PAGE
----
Australian Government

Australia signs historic water deal


Source: Australian Government

Australian Prime Minister Kevin Rudd and First Ministers from across the Murray Darling Basin region have forged an historic deal for the future of the Basin, ending a year long stalemate between the States and the Commonwealth and over a decade of inaction. In Adelaide for the first COAG meeting of the year, all parties agreed to a new approach to drive reform in securing water for households, farmers and the long-term health of the Murray Darling Basin. The agreement  follows lengthy negotiations between the Commonwealth and Victoria. Minister for Climate Change and Water, Senator Wong will now progress work with stakeholders on the implementation of this agreement. COAG agreed in 1994 to a range of reforms across the Murray Darling Basin, but implementation of these reforms has been too slow and the River Murray has continued to decline.

“The Murray Darling Basin has been “Centre Court” for the Blame Game over the past decade,” Senator Wong said.
Flows to rivers across the Basin have been below average for the past eleven years, with the past two years in the southern basin the worst on record.

“We’ve already taken immediate action in the area of purchasing water to put back in the River since forming government, but the problems in the Murray Darling Basin need a long term solution,” Senator Wong said. “Today we’ve laid the foundations for the long term future of the Murray Darling Basin and delivered on our election commitment to deliver for the Basin.” Establishing the new Murray Darling Basin Authority (MDBA).

The deal includes:

  • The establishment of the independent Murray Darling Basin Authority as the single body responsible for the overarching management of the Basin;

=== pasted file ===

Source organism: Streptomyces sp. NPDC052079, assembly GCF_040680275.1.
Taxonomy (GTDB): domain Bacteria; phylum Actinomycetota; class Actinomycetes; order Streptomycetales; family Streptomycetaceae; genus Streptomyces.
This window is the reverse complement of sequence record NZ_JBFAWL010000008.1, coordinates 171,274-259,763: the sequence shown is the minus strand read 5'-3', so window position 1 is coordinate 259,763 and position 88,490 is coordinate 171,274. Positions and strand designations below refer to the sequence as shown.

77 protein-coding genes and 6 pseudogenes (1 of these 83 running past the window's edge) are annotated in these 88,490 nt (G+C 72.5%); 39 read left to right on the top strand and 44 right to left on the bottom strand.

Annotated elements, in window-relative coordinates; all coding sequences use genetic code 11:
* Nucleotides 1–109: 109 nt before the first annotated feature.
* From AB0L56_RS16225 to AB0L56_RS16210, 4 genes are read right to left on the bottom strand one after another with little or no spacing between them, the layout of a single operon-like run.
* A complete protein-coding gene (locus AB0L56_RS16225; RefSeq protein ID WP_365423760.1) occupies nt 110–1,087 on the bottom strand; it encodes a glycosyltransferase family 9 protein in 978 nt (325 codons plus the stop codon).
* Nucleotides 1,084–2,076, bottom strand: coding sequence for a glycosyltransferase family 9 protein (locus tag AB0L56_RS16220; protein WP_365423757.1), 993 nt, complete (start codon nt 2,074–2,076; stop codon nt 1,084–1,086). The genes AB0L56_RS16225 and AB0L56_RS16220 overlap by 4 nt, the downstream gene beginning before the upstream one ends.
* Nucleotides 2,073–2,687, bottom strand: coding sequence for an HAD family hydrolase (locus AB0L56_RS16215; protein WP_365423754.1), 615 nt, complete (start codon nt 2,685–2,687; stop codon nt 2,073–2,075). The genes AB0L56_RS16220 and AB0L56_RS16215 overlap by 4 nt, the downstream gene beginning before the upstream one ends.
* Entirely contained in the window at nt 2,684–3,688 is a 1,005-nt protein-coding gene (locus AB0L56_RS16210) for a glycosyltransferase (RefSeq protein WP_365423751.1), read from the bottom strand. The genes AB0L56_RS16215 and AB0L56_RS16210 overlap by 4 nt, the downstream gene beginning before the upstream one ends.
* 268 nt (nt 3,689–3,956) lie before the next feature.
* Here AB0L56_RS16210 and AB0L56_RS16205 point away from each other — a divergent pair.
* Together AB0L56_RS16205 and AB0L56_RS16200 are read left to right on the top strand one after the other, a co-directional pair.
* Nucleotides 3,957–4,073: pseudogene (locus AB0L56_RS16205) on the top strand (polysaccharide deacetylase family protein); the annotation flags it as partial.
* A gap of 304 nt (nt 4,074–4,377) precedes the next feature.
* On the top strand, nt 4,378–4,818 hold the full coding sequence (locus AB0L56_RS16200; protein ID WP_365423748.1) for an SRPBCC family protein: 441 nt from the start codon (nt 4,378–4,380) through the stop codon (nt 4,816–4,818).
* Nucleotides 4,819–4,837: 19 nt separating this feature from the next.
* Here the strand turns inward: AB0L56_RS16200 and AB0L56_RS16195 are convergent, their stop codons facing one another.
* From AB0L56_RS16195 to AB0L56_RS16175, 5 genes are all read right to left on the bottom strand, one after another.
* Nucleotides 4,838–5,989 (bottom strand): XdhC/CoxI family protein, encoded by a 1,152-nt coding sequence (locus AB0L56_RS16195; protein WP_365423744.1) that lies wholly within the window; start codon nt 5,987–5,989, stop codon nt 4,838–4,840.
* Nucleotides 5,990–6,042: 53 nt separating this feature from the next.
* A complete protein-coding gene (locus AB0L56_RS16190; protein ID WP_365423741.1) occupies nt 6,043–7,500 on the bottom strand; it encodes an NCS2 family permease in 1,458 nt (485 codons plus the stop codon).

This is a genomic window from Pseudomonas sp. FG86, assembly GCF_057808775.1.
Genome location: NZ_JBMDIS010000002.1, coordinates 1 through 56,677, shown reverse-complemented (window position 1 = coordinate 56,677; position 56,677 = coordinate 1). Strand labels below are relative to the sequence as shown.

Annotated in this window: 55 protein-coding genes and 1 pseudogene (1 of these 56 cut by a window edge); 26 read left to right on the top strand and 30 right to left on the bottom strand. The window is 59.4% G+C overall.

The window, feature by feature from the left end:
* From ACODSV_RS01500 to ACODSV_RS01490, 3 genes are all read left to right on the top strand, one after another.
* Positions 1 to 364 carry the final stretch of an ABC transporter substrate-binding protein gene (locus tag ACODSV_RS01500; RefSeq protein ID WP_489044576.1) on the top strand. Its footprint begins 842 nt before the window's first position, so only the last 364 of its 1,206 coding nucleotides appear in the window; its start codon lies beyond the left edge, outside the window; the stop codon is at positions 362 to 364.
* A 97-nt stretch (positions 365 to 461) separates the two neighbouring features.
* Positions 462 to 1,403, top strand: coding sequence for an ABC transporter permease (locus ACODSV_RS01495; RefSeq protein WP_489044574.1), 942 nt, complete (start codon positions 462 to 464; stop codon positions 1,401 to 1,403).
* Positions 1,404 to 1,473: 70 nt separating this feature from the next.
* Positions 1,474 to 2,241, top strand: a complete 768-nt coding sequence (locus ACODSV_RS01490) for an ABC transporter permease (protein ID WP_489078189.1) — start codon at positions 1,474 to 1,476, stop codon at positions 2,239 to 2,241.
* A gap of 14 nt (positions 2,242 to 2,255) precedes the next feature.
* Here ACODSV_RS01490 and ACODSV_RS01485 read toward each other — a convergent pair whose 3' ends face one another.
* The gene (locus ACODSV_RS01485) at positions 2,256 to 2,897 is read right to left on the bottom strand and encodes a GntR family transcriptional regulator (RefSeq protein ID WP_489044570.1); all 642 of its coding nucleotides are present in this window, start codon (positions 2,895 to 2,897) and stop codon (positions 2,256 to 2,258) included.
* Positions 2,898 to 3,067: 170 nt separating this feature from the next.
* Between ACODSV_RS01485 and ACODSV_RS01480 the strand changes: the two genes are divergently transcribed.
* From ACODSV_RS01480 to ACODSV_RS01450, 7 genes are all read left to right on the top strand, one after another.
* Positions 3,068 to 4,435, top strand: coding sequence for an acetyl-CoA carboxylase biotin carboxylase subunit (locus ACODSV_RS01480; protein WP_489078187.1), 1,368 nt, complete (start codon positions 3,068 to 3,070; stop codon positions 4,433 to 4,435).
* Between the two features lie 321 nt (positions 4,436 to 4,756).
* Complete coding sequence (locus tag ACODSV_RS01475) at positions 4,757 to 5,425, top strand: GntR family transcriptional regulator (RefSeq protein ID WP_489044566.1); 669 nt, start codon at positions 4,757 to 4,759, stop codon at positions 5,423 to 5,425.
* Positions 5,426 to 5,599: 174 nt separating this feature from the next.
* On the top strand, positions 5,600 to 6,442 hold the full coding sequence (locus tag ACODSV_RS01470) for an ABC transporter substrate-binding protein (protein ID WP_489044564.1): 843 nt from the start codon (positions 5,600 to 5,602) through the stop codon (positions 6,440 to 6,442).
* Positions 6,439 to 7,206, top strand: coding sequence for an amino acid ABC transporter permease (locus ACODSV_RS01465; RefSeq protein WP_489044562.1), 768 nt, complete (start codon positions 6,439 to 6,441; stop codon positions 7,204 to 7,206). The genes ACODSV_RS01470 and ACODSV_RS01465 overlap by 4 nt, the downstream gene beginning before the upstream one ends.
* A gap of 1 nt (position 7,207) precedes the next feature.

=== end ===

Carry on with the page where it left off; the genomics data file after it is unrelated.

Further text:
• Arrangements giving the Commonwealth Minister power to approve a new Basin-wide plan, including a new cap on the amount of water used in the Basin, based on independent advice from the Authority;
  • A commitment to provide for critical human needs and arrangements to allow South Australia to store water in upstream dams to ensure there’s enough water for Adelaide and towns reliant on the Murray for drinking water;
  • Continuation of the States role in setting annual water allocations, decisions on natural resource management across the Basin and a new role to provide input to the Basin-wide plan;
  • An in-principle commitment from the Commonwealth to invest up to $1 billion in Stage 2 of the Foodbowl Project in Victoria to return 100 billion litres of water to the Murray River and an equivalent volume of water to farmers in the Goulburn region; and
  • Adoption of new reform outcomes and investment priorities for Commonwealth spending in the Murray Darling Basin.

Following good progress at the last Murray Darling Basin Ministerial Council meeting earlier this month, First Ministers have agreed to bring the Murray Darling Basin Authority together with the existing Murray Darling Basin Commission.
“The delivers a key election commitment of our Government to ensure there is a single body responsible for the oversight of the Murray Darling Basin.”

The independent authority will be responsible for developing the new Basin-wide plan. The States have agreed that the Commonwealth Minister will approve the Basin-wide plan, including a new cap on the amount of water that can be taken from the rivers and groundwater systems of the Basin based on the independent advice of the Authority.